The Big Bang Theory (the sitcom, not the theory about the birth of the universe) premiered tonight.  The women on the show are an interesting mix that pretty much sum up our stereotypical views about women – Penny, the pretty ditz who isn’t too bright and wants to be an actress. Amy Farrah Fowler, the brilliant, frumpy, geeky scientists who can’t get a boy to kiss her. Then there’s Bernadette.  Thank goodness for Bernadette, the buxom blonde, super smart scientist who is both girly and opinionated. As far as role models go, that could be just right.  The Goldilocks female role model?

Look, it is a great time to be a woman. The zone of feminine domain has been utterly redefined over the last century. Once upon a time, the idea of womanhood was intimately tied to pursuits of the home. It was unusual for women to step out of that comfort zone and push the boundaries of the human experience. When a woman did show the audacity to journey beyond the usual womanly ways, she was an oddity of such magnificence that she became famous purely for the fact that she did something outside the female norm. Marie Curie. Amelia Earhart. Sally Ride. Joan Rivers. These women did things that other people (men) were doing at the time. Don’t get me wrong, these chicks rocked! But it is interesting to consider that doing something men already do, when you have a vagina, somehow makes it spectacular. It still happens today. We hear about the first women to do all sorts of things that men have been doing forever, and somehow we are compelled to gasp and comment and discuss. Humans are still fascinated when a woman dares to do something outside the confines of our comfortable view of what women do.

Now I ask you this: Why don’t we gasp, and comment, and discuss the fact that women are STILL being judged on their exterior attributes more than their intellect and abilities? The double standard for women is alive and well. I have seen it and heard about it from more women than seems reasonable in a modern society where women can vote, and hold political office, and run their own businesses, and anything else they damn well please. The idea that you should be pretty but not too pretty, sweet but not too sweet, tough but not too tough – Jesus Christ, the rules for how to succeed at ANYTHING when you are a woman are just downright confusing and often completely unreasonable. This Goldilocks standard for women is a real problem. Not too much of anything. Just the right amount of everything. Fuck that. I don’t care if you think I am too hard, too soft, too hot, too cold, or just goddamn right. I am who I am. Deal with it.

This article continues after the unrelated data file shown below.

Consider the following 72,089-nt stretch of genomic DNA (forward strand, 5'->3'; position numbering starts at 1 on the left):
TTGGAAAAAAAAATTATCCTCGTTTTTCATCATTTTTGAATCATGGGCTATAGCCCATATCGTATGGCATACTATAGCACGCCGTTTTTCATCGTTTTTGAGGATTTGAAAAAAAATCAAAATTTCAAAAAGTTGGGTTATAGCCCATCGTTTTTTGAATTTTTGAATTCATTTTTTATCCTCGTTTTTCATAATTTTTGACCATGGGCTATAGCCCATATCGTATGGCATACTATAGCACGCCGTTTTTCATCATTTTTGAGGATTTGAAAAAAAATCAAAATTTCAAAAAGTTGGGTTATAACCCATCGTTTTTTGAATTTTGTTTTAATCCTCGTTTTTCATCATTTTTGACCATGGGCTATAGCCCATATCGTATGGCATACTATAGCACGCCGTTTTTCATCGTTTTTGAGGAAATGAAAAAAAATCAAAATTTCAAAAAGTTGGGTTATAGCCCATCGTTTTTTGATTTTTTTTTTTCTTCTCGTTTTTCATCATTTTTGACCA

When I started as a lecturer at the University of Arizona I was pretty young (31 to be exact). I have always looked young for my age, and a couple of my male colleagues told me that I should dress up when I was teaching, to make sure the students took me seriously. I had already planned on doing this, since I enjoy dressing up, I like being girly, I like heels, and wearing dresses, etc. But out of curiosity I asked a few of my male counterparts if they had ever worried about dressing professionally when teaching. I asked my husband, who is slightly younger than me, if he was given the same advice when he started teaching at UA a couple of years before. Not one of the males I asked had ever been told to consider dressing professionally for teaching. Not one. I don’t know if any of you have ever taken a geology course, but chances are your instructor (probably a white male) was wearing shorts, sandals, hiking boots, jeans, a fleece vest, a baseball hat, or something in that vein of attire. Even the female faculty in geology (and many other science) departments tend to be less frilly and more no nonsense in their attire. My male colleagues teach in all manner of dress, from dress pants and button downs (my husband), to jeans, Hawaiian shirts, and Teva sandals. They are always taken seriously. Furthermore, if they are strict as instructors they are considered tough, smart, serious, and rigorous. However, if I am strict in my class I am considered a bitch. That’s it. Not smart. Not rigorous. Not, “Wow, she is amazing, she has really high standards and I want to exceed them because she might know a thing or two.” Just a bitch. It has happened to me so I know of what I speak. I have fist hand knowledge of this phenomenon. A male colleague of mine from the astronomy department told me about this double standard a few years into my UA appointment. He is strict, and a hard ass, and pretentious as hell, and the majority of his students love him for it. But he warned me that if I chose to try running my classroom as he did I would be asking for a bitch designation. I experimented in my classroom, and tried some of his techniques after watching the well-oiled machine that was his classroom. It worked so well for him in part because there was a healthy dose of fear amongst his students. Fear that they would be kicked out of class. Fear that they would feel stupid. So I tried some of his techniques in the hopes of running a similarly well-oiled machine. And they failed. Miserably. My teaching evaluations suffered that semester, and I had students write negative comments about me for the first time in all of my years of teaching. Negative comments about me, not just about the class. Me, a.k.a., The bitch. I postulate that as a woman, students expect me to be a kind and nurturing mother hen in the classroom, but they expect their male professors tough and strong. Gender stereotypes, anyone?